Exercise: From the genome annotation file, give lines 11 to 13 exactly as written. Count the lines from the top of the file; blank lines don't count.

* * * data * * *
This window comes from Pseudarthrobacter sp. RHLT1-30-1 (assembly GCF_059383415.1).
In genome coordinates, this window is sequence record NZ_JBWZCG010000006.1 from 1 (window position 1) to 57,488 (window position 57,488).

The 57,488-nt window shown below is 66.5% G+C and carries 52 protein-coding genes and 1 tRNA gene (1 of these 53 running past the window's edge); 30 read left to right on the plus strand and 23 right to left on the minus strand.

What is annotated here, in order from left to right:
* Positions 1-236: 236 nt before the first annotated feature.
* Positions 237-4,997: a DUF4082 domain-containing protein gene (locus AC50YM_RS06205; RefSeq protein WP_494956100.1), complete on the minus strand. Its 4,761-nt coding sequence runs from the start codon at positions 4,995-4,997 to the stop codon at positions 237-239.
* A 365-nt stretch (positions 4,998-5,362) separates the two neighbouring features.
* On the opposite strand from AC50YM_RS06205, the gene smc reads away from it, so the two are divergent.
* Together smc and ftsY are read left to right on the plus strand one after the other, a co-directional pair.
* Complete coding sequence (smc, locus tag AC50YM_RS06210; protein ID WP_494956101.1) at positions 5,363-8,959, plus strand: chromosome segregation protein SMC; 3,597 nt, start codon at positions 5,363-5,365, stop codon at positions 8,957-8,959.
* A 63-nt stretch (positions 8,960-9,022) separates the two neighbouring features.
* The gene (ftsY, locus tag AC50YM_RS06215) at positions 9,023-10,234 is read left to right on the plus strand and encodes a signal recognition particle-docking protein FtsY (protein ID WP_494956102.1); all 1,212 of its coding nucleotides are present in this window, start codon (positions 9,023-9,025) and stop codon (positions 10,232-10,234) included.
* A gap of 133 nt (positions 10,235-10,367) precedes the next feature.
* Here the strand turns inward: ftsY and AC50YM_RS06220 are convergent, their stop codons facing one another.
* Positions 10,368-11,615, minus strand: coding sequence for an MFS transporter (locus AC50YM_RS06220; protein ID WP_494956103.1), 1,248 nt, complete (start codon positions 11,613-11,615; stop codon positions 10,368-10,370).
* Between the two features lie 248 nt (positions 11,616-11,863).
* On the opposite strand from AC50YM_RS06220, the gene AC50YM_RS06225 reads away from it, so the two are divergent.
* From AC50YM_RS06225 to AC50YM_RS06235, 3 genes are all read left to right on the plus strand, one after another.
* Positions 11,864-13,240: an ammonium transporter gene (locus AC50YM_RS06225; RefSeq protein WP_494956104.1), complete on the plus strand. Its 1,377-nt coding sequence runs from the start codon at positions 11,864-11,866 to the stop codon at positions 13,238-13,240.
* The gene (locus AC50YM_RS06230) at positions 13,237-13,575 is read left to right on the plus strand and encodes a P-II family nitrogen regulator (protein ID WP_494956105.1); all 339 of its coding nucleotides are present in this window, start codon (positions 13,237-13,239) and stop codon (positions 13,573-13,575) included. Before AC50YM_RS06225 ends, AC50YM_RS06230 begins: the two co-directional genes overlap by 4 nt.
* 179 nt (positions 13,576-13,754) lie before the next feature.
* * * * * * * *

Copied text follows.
* A 63-nt stretch (positions 8,960-9,022) separates the two neighbouring features.
* The gene (ftsY, locus tag AC50YM_RS06215) at positions 9,023-10,234 is read left to right on the plus strand and encodes a signal recognition particle-docking protein FtsY (protein ID WP_494956102.1); all 1,212 of its coding nucleotides are present in this window, start codon (positions 9,023-9,025) and stop codon (positions 10,232-10,234) included.
* A gap of 133 nt (positions 10,235-10,367) precedes the next feature.